Modern vaccine is highly protective and prevents severe COVID-19, according to data

From: New York Times |

Updated: December 15, 2020 8:32:44 PM





The success of Moderna’s vaccine has become all the more crucial in combating the pandemic as other vaccine efforts have faltered.

The modern-day coronavirus vaccine made by Moderna is highly protective for adults and prevents severe cases of COVID-19, according to data released Tuesday by the U.S. Food and Drug Administration.

Based on the encouraging findings, the agency intends to give urgent permission to use the vaccine on Friday, said people familiar with the FDA’s plans. The decision would give millions of Americans access to a second vaccine against coronavirus starting next week.

The FDA’s review confirms Moderna’s earlier assessment that its vaccine has efficiency of 94.1% in a lawsuit of 30,000 people. Side effects, including fever, headache and fatigue, were unpleasant but not dangerous, the agency found.

The success of Moderna’s vaccine has become all the more crucial in combating the pandemic as other vaccine efforts have faltered. The hopeful news comes in a time of record numbers of coronavirus cases that overwhelm hospitals and of an ever-increasing number of deaths that reached a sad milestone of 300,000 on Monday.

The data release is the first step in a public review process that will include a full-day meeting on Thursday by an independent advisory panel of experts. They will hear from Modern, FDA scientists and the public before voting on whether to recommend authorization. The panel will vote yes, and the FDA generally follows the recommendations of experts.

Distribution of about 6 million doses could then begin next week, significantly adding to the millions of doses already shipped by Pfizer and BioNTech, the companies that developed the first coronavirus vaccine, given an urgent release on Friday. Health workers received the first shots on Monday of the Pfizer-BioNTech vaccine, which has an effectiveness of 95%.

The launch of vaccines has been highly anticipated and is one of the most ambitious immunization campaigns ever conducted in the United States.

The federal government signed agreements last summer with Moderna and Pfizer to deliver a total of 200 million doses in the first quarter of 2021. Because both vaccines require two doses, those contracts guaranteed sufficient doses for 100 million people.

Last week the government announced that it had purchased an additional 100 million doses of Moderna for the second quarter, increasing the number of Americans vaccinated to 150 million. But that still leaves the question of how and when the roughly 180 million other Americans will be covered.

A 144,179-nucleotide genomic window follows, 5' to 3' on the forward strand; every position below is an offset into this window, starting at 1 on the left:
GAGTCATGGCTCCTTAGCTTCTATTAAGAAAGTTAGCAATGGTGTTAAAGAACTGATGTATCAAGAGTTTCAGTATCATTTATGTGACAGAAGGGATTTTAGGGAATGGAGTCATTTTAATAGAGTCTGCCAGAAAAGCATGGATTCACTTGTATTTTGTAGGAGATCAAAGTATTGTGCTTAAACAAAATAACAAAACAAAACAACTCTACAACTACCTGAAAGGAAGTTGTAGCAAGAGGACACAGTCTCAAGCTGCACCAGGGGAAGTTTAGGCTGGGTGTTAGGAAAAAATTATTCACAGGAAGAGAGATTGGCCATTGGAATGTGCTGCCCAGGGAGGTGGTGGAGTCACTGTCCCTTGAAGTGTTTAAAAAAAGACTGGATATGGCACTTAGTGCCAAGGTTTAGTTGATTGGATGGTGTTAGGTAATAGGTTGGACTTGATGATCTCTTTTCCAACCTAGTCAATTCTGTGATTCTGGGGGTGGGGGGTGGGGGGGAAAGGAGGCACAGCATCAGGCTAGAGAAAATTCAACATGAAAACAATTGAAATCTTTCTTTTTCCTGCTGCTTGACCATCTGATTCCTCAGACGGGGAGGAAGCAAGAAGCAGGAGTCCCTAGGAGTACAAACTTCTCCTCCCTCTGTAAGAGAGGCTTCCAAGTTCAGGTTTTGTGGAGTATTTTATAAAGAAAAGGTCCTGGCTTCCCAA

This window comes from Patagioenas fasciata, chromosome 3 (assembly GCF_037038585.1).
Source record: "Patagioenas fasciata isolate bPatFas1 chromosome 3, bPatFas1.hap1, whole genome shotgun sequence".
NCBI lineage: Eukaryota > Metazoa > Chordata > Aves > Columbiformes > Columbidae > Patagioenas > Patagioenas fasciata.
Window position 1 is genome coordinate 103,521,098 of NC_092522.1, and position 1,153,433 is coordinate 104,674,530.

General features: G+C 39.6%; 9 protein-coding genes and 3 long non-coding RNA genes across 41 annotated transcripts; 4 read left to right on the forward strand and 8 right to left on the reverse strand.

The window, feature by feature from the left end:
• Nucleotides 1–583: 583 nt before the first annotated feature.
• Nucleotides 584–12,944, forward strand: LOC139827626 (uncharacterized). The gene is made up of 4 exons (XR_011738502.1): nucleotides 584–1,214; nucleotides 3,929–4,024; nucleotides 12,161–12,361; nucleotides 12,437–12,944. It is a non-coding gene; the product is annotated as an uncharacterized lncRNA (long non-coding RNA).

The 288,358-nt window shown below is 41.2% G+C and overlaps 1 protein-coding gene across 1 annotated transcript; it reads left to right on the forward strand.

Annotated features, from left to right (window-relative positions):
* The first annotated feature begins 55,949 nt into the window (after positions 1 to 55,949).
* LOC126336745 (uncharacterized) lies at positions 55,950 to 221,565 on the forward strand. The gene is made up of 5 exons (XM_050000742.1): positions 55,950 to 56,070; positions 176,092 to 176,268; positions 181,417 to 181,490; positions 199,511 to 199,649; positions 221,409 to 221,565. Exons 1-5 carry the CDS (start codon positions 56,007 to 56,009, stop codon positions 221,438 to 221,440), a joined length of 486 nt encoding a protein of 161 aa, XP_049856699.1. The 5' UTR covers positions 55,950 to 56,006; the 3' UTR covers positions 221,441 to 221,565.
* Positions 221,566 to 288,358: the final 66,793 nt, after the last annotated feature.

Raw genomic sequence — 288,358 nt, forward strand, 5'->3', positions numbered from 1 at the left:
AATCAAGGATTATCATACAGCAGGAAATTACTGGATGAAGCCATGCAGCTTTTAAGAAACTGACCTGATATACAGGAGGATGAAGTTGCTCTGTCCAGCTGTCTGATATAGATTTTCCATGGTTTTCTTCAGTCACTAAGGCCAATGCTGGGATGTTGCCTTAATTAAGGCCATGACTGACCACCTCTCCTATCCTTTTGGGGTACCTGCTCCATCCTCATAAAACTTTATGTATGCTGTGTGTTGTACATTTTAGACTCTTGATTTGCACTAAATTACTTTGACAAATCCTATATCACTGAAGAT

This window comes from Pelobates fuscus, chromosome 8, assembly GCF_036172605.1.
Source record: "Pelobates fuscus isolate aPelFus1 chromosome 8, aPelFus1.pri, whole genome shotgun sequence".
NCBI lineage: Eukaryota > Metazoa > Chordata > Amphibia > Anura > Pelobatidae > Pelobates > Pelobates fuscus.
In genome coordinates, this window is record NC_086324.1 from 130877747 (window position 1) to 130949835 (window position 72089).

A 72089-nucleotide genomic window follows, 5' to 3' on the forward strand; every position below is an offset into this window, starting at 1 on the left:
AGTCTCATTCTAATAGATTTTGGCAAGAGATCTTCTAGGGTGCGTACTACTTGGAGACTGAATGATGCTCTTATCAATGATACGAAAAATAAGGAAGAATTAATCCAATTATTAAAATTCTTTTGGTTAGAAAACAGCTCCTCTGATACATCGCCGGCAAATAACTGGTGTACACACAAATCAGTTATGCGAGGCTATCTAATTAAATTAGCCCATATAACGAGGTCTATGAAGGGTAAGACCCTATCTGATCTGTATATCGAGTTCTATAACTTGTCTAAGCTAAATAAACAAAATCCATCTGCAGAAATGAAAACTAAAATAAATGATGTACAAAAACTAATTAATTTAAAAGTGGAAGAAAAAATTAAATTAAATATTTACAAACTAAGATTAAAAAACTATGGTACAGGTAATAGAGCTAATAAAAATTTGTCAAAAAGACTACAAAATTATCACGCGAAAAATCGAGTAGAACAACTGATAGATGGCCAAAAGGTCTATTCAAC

Both vaccines will be delivered free of charge to the public.

Moderna’s vaccine worked just as well on white volunteers and in colored communities. There was also no significant difference between its protection for men and women, or between healthy volunteers and those at risk of severe COVID-19 who had conditions such as obesity and diabetes. For people 65 or older, the test gave an estimated efficiency of 86.4%, lower than the overall estimate of 94.1%. But the apparent difference was not statistically significant.

To date, two possible differences between the vaccines have emerged from FDA reviews, but the findings could reflect a lack of data rather than genuine differences. The Pfizer-BioNTech trial showed that their vaccine began to protect against the coronavirus within about 10 days of the first dose. The trial of Moderna’s vaccine, on the other hand, did not reveal such a knock-on effect after the first dose.

But fewer cases of COVID-19 occurred among trial participants in the early days of the Modern trial, making it difficult to measure differences between the vaccinated group and the placebo group. In any case, health officials said that for both vaccines two doses are essential for full protection.

A second difference involves the ability to prevent severe illness. Modern has produced more evidence that its vaccine can do just that, according to the review. In its trial, 30 volunteers developed severe cases of COVID. All were in the group with a placebo, with no cases among the vaccinated people.

In the Pfizer-BioNTech lawsuit, the findings were less convincing. There were 10 severe cases in the placebo group and one in the vaccinated group. Those numbers are too small to measure the vaccine’s ability to prevent serious illness.

“The available data for these results did not allow for firm conclusions,” the FDA said.

The documents released on Tuesday explained that side effects were especially common after the second dose, but usually lasted only during the day. Experts say people may need a day off work after the shooting.

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